Texas Housing Insight – February 2020 Summary

Here is the February 2020 Summary from Texas A&M Real Estate Center.

Please note this review does not account for the impacts of the COVID-19 outbreak but reflects the market through February 2020.

Prior to the domestic coronavirus outbreak, Texas housing sales increased 2.3 percent in February during healthy economic conditions and low interest rates. Housing demand was robust, although inventories were constrained, especially for homes priced less than $300,000. Strong supply-side activity, however, was poised to alleviate some shortages. Home-price appreciation accelerated, but the Repeat Sales Index suggested more moderate price growth. The coronavirus outbreak is the greatest threat to the Texas housing market via disruptions to building material supply-chains, the negative income shock, and wariness of visiting and showing homes for sale. These effects may show up in the March data but will likely have a significant impact during the second quarter of the year.


Contemporaneous and anticipated construction levels reached post-recessionary highs in February. The Texas Residential Construction Cycle (Coincident) Index, which measures current construction levels, ticked up amid industry wage and employment improvements. Falling interest rates and increased building permits and housing starts supported growth in the Residential Construction Leading Index.

Single-family construction permits extended a yearlong upward trend, rising 1 percent. Texas led the nation with 11,211 nonseasonally adjusted permits, accounting for more than 17 percent of the U.S. total, but ranked sixth in per capita issuance. At the metropolitan level, Houston topped the list with 3,515 permits but actually declined 1.8 percent after adjusting for seasonality. Austin and Dallas comprised most of the state’s increase, issuing 1,631 and 2,486 nonseasonally adjusted permits, respectively. San Antonio permits fell to 773, but the metric remained elevated in Fort Worth at 954. In the multifamily sector, permits decreased 5.6 percent after a modest start to the year.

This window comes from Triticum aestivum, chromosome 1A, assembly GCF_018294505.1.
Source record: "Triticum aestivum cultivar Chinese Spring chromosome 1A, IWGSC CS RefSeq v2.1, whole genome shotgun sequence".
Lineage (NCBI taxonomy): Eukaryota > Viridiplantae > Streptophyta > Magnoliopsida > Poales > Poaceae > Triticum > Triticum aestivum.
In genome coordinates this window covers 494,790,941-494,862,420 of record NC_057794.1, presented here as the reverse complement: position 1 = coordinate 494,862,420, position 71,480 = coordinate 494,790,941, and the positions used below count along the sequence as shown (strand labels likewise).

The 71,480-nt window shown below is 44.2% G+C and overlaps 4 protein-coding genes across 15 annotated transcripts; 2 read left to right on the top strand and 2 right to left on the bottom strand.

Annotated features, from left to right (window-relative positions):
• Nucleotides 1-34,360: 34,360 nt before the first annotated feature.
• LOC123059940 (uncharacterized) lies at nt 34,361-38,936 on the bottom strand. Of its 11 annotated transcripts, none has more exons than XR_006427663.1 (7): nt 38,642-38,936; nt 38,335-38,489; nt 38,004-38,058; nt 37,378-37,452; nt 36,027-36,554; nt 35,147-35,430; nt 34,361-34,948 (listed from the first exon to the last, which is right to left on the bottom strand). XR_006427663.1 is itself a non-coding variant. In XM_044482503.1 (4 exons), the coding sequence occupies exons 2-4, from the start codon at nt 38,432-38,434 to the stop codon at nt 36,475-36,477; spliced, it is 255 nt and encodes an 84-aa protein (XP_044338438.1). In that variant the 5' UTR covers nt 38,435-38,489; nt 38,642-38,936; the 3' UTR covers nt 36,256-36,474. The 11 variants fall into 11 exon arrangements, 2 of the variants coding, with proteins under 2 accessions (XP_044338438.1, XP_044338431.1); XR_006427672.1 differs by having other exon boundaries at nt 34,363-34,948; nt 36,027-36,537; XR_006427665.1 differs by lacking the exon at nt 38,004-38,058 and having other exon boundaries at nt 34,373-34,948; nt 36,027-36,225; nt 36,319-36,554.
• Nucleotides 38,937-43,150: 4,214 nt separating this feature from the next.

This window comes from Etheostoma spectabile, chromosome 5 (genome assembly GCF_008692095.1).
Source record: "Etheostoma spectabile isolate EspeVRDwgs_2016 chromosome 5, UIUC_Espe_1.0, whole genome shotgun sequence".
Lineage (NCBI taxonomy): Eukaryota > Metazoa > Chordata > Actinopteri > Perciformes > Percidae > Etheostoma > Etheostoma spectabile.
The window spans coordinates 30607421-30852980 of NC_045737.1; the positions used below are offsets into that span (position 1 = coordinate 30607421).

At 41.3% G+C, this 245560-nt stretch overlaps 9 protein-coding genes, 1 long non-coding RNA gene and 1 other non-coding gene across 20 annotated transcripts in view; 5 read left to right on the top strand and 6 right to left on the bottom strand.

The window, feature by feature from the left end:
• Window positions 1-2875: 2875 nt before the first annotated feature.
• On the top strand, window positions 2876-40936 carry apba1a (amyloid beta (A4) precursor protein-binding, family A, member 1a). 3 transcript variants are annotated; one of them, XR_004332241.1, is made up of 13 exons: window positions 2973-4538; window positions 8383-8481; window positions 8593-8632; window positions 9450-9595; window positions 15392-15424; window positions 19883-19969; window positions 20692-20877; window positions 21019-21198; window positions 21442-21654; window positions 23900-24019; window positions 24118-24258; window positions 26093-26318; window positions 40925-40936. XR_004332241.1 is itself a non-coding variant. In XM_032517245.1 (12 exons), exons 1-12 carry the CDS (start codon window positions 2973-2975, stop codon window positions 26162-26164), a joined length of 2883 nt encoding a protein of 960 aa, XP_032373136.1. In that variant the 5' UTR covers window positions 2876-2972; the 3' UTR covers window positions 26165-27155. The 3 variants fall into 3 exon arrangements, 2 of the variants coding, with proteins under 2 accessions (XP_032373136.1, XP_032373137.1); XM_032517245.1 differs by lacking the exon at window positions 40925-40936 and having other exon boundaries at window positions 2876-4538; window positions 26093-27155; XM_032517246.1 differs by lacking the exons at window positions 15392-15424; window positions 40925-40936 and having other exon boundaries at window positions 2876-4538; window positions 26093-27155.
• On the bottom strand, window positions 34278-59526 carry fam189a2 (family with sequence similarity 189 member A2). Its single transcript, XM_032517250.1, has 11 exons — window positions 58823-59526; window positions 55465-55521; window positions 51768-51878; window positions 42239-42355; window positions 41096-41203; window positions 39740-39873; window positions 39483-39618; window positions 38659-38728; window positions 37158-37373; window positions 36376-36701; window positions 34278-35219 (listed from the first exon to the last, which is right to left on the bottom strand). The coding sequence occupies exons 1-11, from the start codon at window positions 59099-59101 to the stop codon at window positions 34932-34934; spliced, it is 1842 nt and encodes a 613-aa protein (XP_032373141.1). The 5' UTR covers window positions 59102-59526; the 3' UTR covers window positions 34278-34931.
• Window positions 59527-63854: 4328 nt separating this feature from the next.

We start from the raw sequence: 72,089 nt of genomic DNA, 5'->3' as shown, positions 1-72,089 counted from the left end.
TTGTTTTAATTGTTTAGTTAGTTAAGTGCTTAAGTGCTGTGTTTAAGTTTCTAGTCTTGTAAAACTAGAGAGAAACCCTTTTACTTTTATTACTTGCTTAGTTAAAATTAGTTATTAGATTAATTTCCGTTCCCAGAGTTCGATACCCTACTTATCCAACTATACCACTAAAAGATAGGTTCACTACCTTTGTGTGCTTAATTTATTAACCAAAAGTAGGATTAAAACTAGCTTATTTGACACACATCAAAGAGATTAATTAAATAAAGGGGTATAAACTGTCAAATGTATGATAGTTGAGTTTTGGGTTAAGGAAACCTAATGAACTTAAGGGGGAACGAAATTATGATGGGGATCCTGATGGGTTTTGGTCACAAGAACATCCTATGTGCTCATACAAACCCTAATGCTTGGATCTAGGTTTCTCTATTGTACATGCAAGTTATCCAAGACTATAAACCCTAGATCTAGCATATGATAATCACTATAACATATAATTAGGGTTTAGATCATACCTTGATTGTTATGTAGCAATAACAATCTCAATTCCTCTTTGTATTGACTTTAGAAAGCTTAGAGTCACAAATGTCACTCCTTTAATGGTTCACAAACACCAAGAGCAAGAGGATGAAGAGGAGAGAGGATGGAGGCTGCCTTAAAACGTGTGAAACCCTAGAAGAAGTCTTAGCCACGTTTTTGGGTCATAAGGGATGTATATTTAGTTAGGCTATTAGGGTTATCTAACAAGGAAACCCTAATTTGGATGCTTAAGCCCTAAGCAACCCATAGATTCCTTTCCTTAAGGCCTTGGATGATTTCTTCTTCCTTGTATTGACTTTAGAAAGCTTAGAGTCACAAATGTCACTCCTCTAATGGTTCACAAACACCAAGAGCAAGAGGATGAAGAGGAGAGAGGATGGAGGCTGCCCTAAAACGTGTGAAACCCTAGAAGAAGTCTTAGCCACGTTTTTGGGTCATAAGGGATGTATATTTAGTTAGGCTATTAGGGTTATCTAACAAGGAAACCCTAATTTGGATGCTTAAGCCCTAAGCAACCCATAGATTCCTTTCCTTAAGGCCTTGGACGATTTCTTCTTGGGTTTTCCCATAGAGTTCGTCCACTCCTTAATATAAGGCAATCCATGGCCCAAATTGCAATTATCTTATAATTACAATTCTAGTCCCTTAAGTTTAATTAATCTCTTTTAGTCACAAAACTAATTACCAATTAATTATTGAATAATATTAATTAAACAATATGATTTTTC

Texas housing starts surged 21.5 percent to its greatest post-crisis level with improvements in both the single-family and multifamily sectors. On the other hand, single-family private construction values dropped 4.7 percent after adjusting for inflation. As with permits, Houston was responsible for most of the contraction. Austin and DFW values flattened, while San Antonio only partially recovered from a 13 percent plunge in January.

Record sales and a dwindling supply of active listings pulled Texas’ months of inventory (MOI) down to an all-time low of 3.2 months. A total MOI around six months is considered a balanced housing market. The MOI for homes priced less than $300,000 fell to 2.5 months, while inventory for luxury homes (those priced more than $500,000) also declined but remained elevated at 7.5 months. This disparity exemplifies the shortage of affordable housing, although efforts have been made to more closely match demand and supply.

Inventory in the major metros decreased across the board. Austin maintained the most constrained inventory with an MOI of 1.7 months, followed by Fort Worth at 2.3 months. The Dallas and San Antonio metrics slid to 2.7 and 3.0 months, respectively. After a brief expansion to start the year, Houston’s inventory fell below 3.7 months as the metro’s supply of active listings contracted for the first time in six months, largely due to reductions in the lower price ranges.


After stalling the previous month, total housing sales during February rose 2.3 percent in an environment of low interest rates and solid employment growth. Sales for homes priced more than $400,000 accounted for much of the gain, whereas activity for homes priced less than $400,000 decelerated.